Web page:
When you’re working out there are two criteria your earbuds need to meet: they must be reliable and comfortable. Fortunately, the JLab Epic Air Sport fit the bill and for much less than competing true wireless earbuds.

Who is the JLab Epic Air Sport for?

Aeria view of the JLab JBuds Epic Air Sport in the charging case with rock climbing chalk on the curb surface.

The JLab Epic Air Sport earbuds can handle dust and water thanks to the IP66 rating.

  • Athletes will get plenty of mileage out from these dust- and water-resistant earbuds. The hooks rest neatly behind the ear and keep the earbuds stable while you’re jumping about.
  • Power users should consider these earbuds for their 2600mAh dual-purpose charging case. This allows you to charge both the earbuds and your phone.
  • General consumers will also enjoy the earbuds: just because they’re targeted toward athletes doesn’t mean the features are limited to athletic use. You never know when you’ll get caught in a downpour or need to hear your surroundings, and the Epic Air Sport can accommodate both situations.

What’s it like to use the JLab Epic Air Sport?

The JLab JBuds Epic Air charging case charging a Samsung Galaxy S10e in Flamingo Pink. A pair of sunglasses are next to the items on a leather car seat.

The charging case can top up your phone, too.

Usability is akin to the company’s Epic Air Elite. The Sport earbuds preserve the earhook form. We’ve seen this design with the Beats Powerbeats Pro and Plantronics Backbeat Fit 3100. Slightly angled nozzles extend from the housings. They’re a bit wide and may prove uncomfortable after an hour or two. If this happens to you, swap out the default silicone ear tips for the memory foam ones.

Each earbud has its own touch panel and is responsible for an assortment of controls. You may decrease volume, reverse tracks, access a voice assistant, and cycle through EQ settings with the left earbud. The right one is for increasing the volume, skipping tracks, playing and pausing music, as well as call controls. Just like the JLab JBuds Air Sport, responsiveness is immediate with sweaty and chalky hands alike. No matter what sport you’re partaking in, the controls should hold up.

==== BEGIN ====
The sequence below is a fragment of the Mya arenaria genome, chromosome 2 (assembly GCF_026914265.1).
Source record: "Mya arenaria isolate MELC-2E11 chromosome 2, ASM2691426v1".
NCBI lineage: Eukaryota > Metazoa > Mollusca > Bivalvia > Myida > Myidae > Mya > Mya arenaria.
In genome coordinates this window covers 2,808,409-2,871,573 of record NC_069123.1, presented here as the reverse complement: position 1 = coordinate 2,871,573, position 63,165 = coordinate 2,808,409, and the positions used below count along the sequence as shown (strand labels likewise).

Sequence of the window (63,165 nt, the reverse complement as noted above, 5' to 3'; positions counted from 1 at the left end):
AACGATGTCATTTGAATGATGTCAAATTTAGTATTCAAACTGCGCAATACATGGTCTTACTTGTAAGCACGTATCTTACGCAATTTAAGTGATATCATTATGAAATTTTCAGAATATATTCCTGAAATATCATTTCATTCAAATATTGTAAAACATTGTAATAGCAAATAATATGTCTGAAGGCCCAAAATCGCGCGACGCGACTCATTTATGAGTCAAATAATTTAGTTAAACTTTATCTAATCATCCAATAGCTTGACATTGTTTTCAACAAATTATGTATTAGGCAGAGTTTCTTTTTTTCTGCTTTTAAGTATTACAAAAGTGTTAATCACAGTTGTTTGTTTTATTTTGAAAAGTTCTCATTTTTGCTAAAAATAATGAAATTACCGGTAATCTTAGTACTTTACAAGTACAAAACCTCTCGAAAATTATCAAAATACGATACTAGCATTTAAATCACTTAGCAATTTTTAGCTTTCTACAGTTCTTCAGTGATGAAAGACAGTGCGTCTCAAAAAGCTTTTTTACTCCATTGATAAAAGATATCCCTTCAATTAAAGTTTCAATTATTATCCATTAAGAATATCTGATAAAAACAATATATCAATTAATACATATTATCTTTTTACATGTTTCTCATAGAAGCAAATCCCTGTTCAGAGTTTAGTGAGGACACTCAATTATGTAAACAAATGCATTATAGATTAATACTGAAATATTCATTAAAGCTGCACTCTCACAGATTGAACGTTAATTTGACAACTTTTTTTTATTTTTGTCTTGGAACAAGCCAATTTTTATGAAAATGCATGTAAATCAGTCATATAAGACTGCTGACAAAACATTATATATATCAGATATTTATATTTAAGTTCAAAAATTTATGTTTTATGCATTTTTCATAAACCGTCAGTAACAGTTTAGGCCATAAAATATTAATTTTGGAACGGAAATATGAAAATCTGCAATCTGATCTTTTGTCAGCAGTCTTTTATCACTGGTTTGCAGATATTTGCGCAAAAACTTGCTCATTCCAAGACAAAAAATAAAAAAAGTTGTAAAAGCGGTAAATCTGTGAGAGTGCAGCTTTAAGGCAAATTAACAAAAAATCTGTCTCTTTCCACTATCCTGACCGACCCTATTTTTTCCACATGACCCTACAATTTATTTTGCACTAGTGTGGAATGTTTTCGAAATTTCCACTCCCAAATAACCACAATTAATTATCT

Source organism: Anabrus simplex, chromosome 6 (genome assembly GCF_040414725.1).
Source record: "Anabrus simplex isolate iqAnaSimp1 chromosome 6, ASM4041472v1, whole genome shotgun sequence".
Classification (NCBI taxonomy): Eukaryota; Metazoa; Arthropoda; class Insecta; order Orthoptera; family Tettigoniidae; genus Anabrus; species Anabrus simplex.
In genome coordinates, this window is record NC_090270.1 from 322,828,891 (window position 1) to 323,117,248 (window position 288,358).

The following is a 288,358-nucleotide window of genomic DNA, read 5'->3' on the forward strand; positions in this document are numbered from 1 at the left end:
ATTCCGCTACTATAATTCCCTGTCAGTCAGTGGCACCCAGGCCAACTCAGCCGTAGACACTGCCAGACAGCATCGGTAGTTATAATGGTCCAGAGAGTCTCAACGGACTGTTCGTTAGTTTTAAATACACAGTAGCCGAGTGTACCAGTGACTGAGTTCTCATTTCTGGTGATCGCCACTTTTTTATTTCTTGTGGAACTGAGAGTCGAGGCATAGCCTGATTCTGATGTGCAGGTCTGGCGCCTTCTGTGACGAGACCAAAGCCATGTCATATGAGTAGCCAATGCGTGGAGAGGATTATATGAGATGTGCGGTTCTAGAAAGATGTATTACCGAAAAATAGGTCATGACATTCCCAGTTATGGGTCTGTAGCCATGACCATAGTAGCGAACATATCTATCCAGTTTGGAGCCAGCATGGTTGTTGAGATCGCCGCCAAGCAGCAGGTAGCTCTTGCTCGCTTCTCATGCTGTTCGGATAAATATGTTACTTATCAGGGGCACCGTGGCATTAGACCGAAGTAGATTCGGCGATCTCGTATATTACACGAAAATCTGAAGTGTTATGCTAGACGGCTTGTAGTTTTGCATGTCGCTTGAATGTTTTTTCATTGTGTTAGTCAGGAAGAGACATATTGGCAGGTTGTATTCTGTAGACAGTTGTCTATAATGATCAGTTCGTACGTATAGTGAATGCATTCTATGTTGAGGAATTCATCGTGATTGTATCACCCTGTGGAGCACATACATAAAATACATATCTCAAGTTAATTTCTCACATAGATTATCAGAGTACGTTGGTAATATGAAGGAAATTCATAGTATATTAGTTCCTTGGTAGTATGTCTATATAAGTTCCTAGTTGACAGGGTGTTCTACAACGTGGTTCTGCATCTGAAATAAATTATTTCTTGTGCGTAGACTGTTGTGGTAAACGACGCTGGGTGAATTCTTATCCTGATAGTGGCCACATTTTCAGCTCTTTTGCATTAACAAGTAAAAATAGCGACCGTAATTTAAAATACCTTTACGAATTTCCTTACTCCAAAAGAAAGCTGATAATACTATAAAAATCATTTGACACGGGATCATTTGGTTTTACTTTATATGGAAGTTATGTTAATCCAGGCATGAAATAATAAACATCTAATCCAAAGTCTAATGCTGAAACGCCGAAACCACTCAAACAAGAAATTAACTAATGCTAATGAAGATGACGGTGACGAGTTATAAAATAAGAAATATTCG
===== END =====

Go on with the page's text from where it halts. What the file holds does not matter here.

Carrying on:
The JLab Epic Air Sport earbuds on a car's windshield wipers.

A glossy touch panel adorns each earbud.

The JLab Epic Air Sport’s charging case is one of the bigger options out there for true wireless earbuds and for good reason: it’s dual-purpose. This means you can charge your phone and earbuds simultaneously. Of course, charging your phone with the case will deplete it faster, but no worries. You can top it up from anywhere, a benefit of the integrated USB-A cable. My one gripe about the case is its slippery texture. I fumbled it more than once. Not that it matters too much, but the plastic isn’t particularly drop-resistant and has a few scuff marks.

Can I work out with the JLab Epic Air Sport?

The earbuds surrounded by water on a black table.

Just like the Epic Air Elite (pictured) you can sweat to your heart’s content with the Epic Air Sport.

Working out with the earbuds is great. The ear hooks hug the back of my ear friction-free. Whether I jumped down to descend from a bouldering wall or was riding over a poorly paved road on my bike, the buds stayed in my ears as I put them through their paces. I would advise against using the memory foam ear tips for exercise as the material wears down faster than silicone. I split my time between the materials and a bit of the foam material shed onto my fingers when swapping them out for the default ear tips.

How long does the JLab Epic Air Sport’s battery last?

We were able to squeeze out 9 hours, 17 minutes of playback before the earbuds were depleted. This is excellent. At the time of publication, only the Beats Powerbeats Pro ‘buds have a greater standalone battery life, and they’re $100 more expensive. To completely charge the earbuds, you’ll need to set aside 2.5 hours, while the massive 2600mAh case requires four hours for a complete charge. This is a long time to wait, however, it then provides an additional five charge cycles to the earbuds.

How do you connect the JLab Epic Air Sport to your phone?

The JLab Epic Air Sport earbuds on a Buick car tail light.

The ear hooks feature cutouts which grant flexibility.